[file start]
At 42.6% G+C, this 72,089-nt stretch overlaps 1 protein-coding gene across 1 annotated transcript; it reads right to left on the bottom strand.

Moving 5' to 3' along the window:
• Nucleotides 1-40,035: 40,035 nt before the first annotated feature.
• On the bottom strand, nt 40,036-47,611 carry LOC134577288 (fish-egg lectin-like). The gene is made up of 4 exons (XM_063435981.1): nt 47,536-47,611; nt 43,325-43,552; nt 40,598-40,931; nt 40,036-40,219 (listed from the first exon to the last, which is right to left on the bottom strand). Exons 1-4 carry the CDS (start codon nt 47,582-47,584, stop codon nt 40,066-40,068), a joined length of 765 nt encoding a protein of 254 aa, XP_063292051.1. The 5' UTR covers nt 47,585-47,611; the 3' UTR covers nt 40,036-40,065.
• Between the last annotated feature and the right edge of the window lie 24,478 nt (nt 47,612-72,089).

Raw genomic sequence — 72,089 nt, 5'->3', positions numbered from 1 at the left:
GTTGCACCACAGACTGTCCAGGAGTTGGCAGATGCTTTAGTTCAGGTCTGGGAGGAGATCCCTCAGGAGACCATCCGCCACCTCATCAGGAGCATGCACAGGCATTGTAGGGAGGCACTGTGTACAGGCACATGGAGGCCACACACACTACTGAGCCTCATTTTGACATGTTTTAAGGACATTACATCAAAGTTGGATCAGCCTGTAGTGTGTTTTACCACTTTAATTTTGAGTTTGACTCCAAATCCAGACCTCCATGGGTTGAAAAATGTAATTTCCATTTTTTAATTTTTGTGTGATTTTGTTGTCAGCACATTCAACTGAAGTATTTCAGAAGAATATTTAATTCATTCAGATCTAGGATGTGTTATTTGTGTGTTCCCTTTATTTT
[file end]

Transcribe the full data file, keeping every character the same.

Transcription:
At 42.6% G+C, this 72,089-nt stretch overlaps 1 protein-coding gene across 1 annotated transcript; it reads right to left on the bottom strand.

Moving 5' to 3' along the window:
• Nucleotides 1-40,035: 40,035 nt before the first annotated feature.
• On the bottom strand, nt 40,036-47,611 carry LOC134577288 (fish-egg lectin-like). The gene is made up of 4 exons (XM_063435981.1): nt 47,536-47,611; nt 43,325-43,552; nt 40,598-40,931; nt 40,036-40,219 (listed from the first exon to the last, which is right to left on the bottom strand). Exons 1-4 carry the CDS (start codon nt 47,582-47,584, stop codon nt 40,066-40,068), a joined length of 765 nt encoding a protein of 254 aa, XP_063292051.1. The 5' UTR covers nt 47,585-47,611; the 3' UTR covers nt 40,036-40,065.
• Between the last annotated feature and the right edge of the window lie 24,478 nt (nt 47,612-72,089).

Raw genomic sequence — 72,089 nt, 5'->3', positions numbered from 1 at the left:
GTTGCACCACAGACTGTCCAGGAGTTGGCAGATGCTTTAGTTCAGGTCTGGGAGGAGATCCCTCAGGAGACCATCCGCCACCTCATCAGGAGCATGCACAGGCATTGTAGGGAGGCACTGTGTACAGGCACATGGAGGCCACACACACTACTGAGCCTCATTTTGACATGTTTTAAGGACATTACATCAAAGTTGGATCAGCCTGTAGTGTGTTTTACCACTTTAATTTTGAGTTTGACTCCAAATCCAGACCTCCATGGGTTGAAAAATGTAATTTCCATTTTTTAATTTTTGTGTGATTTTGTTGTCAGCACATTCAACTGAAGTATTTCAGAAGAATATTTAATTCATTCAGATCTAGGATGTGTTATTTGTGTGTTCCCTTTATTTT